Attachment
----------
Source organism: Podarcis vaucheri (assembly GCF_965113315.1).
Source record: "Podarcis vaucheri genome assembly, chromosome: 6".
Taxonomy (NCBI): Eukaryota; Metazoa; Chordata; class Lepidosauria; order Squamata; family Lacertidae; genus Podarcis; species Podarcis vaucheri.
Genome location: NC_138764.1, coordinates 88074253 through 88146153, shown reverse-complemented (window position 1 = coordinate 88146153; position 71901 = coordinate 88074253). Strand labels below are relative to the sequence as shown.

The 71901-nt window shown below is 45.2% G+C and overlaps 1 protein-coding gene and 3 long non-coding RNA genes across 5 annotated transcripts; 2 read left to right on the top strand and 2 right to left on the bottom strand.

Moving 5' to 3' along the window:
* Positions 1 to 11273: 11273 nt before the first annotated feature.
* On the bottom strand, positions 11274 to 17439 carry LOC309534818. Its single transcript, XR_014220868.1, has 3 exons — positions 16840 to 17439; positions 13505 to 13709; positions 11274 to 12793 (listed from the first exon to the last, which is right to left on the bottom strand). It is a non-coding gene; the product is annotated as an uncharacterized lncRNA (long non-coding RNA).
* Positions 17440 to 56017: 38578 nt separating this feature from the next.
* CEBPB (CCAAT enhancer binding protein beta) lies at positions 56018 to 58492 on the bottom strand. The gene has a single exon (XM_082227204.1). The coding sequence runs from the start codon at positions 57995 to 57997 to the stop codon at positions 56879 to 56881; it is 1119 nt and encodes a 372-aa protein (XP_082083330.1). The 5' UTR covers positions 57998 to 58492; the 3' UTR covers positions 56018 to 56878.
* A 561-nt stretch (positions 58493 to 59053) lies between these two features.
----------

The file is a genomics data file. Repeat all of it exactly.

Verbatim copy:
Source organism: Podarcis vaucheri (assembly GCF_965113315.1).
Source record: "Podarcis vaucheri genome assembly, chromosome: 6".
Taxonomy (NCBI): Eukaryota; Metazoa; Chordata; class Lepidosauria; order Squamata; family Lacertidae; genus Podarcis; species Podarcis vaucheri.
Genome location: NC_138764.1, coordinates 88074253 through 88146153, shown reverse-complemented (window position 1 = coordinate 88146153; position 71901 = coordinate 88074253). Strand labels below are relative to the sequence as shown.

The 71901-nt window shown below is 45.2% G+C and overlaps 1 protein-coding gene and 3 long non-coding RNA genes across 5 annotated transcripts; 2 read left to right on the top strand and 2 right to left on the bottom strand.

Moving 5' to 3' along the window:
* Positions 1 to 11273: 11273 nt before the first annotated feature.
* On the bottom strand, positions 11274 to 17439 carry LOC309534818. Its single transcript, XR_014220868.1, has 3 exons — positions 16840 to 17439; positions 13505 to 13709; positions 11274 to 12793 (listed from the first exon to the last, which is right to left on the bottom strand). It is a non-coding gene; the product is annotated as an uncharacterized lncRNA (long non-coding RNA).
* Positions 17440 to 56017: 38578 nt separating this feature from the next.
* CEBPB (CCAAT enhancer binding protein beta) lies at positions 56018 to 58492 on the bottom strand. The gene has a single exon (XM_082227204.1). The coding sequence runs from the start codon at positions 57995 to 57997 to the stop codon at positions 56879 to 56881; it is 1119 nt and encodes a 372-aa protein (XP_082083330.1). The 5' UTR covers positions 57998 to 58492; the 3' UTR covers positions 56018 to 56878.
* A 561-nt stretch (positions 58493 to 59053) lies between these two features.